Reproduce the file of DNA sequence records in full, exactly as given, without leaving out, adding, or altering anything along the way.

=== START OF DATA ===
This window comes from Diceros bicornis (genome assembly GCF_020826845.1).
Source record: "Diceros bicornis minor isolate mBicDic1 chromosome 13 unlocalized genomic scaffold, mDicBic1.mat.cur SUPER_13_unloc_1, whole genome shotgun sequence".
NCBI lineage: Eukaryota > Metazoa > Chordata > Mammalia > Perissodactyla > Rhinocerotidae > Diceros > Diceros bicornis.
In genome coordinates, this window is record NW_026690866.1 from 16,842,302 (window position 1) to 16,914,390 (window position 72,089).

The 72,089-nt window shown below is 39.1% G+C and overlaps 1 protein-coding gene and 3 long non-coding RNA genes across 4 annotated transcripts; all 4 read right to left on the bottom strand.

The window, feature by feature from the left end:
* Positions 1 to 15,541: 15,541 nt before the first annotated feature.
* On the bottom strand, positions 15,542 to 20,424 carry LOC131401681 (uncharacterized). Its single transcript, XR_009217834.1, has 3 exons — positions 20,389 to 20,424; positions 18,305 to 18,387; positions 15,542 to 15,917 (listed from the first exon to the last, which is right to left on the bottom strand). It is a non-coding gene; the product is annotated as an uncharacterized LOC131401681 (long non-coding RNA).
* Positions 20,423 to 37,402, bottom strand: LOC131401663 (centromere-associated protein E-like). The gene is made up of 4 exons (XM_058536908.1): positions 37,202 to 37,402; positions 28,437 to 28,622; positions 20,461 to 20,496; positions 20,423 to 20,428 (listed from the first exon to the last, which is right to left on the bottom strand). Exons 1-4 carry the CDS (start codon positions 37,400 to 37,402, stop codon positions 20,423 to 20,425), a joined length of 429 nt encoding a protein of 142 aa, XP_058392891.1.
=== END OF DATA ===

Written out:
This window comes from Diceros bicornis (genome assembly GCF_020826845.1).
Source record: "Diceros bicornis minor isolate mBicDic1 chromosome 13 unlocalized genomic scaffold, mDicBic1.mat.cur SUPER_13_unloc_1, whole genome shotgun sequence".
NCBI lineage: Eukaryota > Metazoa > Chordata > Mammalia > Perissodactyla > Rhinocerotidae > Diceros > Diceros bicornis.
In genome coordinates, this window is record NW_026690866.1 from 16,842,302 (window position 1) to 16,914,390 (window position 72,089).

The 72,089-nt window shown below is 39.1% G+C and overlaps 1 protein-coding gene and 3 long non-coding RNA genes across 4 annotated transcripts; all 4 read right to left on the bottom strand.

The window, feature by feature from the left end:
* Positions 1 to 15,541: 15,541 nt before the first annotated feature.
* On the bottom strand, positions 15,542 to 20,424 carry LOC131401681 (uncharacterized). Its single transcript, XR_009217834.1, has 3 exons — positions 20,389 to 20,424; positions 18,305 to 18,387; positions 15,542 to 15,917 (listed from the first exon to the last, which is right to left on the bottom strand). It is a non-coding gene; the product is annotated as an uncharacterized LOC131401681 (long non-coding RNA).
* Positions 20,423 to 37,402, bottom strand: LOC131401663 (centromere-associated protein E-like). The gene is made up of 4 exons (XM_058536908.1): positions 37,202 to 37,402; positions 28,437 to 28,622; positions 20,461 to 20,496; positions 20,423 to 20,428 (listed from the first exon to the last, which is right to left on the bottom strand). Exons 1-4 carry the CDS (start codon positions 37,400 to 37,402, stop codon positions 20,423 to 20,425), a joined length of 429 nt encoding a protein of 142 aa, XP_058392891.1.